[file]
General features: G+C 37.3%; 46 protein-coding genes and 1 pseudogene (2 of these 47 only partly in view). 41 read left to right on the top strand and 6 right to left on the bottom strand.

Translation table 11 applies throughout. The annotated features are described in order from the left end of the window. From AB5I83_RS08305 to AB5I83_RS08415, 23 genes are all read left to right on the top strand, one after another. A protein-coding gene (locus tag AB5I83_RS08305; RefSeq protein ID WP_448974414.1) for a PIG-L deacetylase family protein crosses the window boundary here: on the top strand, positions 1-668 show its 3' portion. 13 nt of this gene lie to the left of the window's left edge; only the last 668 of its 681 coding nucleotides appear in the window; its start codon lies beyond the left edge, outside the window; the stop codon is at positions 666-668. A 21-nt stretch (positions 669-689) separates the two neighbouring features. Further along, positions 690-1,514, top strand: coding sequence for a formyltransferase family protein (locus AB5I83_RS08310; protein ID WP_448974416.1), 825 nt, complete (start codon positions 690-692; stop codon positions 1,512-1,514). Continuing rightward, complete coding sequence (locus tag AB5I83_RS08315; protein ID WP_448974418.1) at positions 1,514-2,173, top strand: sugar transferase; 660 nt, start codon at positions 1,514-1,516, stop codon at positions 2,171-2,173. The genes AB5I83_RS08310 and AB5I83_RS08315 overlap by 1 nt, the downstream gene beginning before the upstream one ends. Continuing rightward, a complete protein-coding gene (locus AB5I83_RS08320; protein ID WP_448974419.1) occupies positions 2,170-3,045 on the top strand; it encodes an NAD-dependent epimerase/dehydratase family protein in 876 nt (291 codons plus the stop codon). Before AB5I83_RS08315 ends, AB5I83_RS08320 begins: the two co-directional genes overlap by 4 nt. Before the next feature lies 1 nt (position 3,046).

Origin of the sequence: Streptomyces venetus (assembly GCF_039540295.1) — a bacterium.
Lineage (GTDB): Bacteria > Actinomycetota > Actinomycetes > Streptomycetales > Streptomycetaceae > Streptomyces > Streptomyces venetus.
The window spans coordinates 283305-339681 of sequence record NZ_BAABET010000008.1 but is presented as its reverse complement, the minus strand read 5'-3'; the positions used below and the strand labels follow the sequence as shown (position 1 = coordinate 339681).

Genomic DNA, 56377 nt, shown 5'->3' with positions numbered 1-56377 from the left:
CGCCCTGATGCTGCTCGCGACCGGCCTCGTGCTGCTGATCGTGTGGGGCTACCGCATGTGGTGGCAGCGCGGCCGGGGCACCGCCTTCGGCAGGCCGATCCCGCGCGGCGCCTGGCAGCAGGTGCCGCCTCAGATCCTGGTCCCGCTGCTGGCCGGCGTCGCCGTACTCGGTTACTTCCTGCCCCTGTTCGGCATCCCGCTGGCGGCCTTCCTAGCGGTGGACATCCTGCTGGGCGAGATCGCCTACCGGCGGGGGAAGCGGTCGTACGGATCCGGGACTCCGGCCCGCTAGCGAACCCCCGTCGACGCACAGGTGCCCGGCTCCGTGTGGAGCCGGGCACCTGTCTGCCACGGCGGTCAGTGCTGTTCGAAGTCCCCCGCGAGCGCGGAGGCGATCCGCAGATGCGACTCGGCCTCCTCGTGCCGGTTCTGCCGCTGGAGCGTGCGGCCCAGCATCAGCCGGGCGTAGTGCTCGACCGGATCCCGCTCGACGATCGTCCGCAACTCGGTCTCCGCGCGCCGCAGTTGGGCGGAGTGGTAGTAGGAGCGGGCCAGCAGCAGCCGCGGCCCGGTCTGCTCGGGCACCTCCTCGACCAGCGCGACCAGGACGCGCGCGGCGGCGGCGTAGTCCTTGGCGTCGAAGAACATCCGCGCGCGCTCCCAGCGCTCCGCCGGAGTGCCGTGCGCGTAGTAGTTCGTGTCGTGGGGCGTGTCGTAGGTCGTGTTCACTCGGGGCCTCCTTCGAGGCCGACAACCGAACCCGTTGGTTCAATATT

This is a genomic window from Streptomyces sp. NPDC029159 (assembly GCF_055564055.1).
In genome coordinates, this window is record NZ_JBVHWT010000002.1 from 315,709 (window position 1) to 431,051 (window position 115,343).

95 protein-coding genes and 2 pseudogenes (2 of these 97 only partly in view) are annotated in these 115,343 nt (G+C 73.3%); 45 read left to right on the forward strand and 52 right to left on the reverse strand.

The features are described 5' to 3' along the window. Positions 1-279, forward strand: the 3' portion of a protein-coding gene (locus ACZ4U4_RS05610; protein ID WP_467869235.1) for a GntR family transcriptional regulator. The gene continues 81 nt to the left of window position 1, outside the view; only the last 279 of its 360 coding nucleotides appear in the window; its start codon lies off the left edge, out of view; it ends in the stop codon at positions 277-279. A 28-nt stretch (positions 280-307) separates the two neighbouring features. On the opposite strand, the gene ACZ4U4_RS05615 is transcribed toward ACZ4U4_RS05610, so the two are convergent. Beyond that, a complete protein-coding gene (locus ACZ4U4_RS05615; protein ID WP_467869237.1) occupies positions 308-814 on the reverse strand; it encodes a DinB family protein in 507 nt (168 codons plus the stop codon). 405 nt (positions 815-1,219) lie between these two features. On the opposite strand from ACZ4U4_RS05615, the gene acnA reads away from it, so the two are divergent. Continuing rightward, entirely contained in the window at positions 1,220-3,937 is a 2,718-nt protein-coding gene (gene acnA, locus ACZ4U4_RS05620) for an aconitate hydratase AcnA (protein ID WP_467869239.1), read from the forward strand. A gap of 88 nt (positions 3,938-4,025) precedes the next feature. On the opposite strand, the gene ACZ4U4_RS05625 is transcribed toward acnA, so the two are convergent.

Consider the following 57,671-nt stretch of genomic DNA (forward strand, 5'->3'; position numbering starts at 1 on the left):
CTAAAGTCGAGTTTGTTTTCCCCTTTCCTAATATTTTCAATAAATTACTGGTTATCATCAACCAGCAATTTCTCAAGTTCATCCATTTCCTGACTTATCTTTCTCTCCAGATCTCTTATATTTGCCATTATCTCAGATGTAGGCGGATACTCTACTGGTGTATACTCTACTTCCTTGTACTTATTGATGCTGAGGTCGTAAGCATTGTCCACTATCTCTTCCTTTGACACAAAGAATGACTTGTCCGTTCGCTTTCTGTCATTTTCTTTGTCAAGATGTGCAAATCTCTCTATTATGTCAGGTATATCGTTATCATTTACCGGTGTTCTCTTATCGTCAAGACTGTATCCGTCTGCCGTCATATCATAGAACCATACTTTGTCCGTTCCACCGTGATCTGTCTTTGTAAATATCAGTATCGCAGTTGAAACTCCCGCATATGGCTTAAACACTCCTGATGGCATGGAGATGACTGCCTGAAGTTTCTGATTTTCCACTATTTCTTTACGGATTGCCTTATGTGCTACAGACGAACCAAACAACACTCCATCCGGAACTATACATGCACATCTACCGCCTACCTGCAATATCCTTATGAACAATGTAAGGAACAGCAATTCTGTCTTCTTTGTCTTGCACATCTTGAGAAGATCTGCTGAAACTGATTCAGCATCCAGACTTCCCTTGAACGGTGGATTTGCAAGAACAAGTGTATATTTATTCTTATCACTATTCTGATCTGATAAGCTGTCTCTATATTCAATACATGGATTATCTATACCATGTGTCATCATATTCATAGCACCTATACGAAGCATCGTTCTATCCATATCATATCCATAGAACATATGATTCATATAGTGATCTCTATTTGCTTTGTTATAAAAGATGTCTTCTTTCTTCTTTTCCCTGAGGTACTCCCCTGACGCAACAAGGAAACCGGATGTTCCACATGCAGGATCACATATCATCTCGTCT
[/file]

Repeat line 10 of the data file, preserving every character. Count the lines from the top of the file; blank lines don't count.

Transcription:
95 protein-coding genes and 2 pseudogenes (2 of these 97 only partly in view) are annotated in these 115,343 nt (G+C 73.3%); 45 read left to right on the forward strand and 52 right to left on the reverse strand.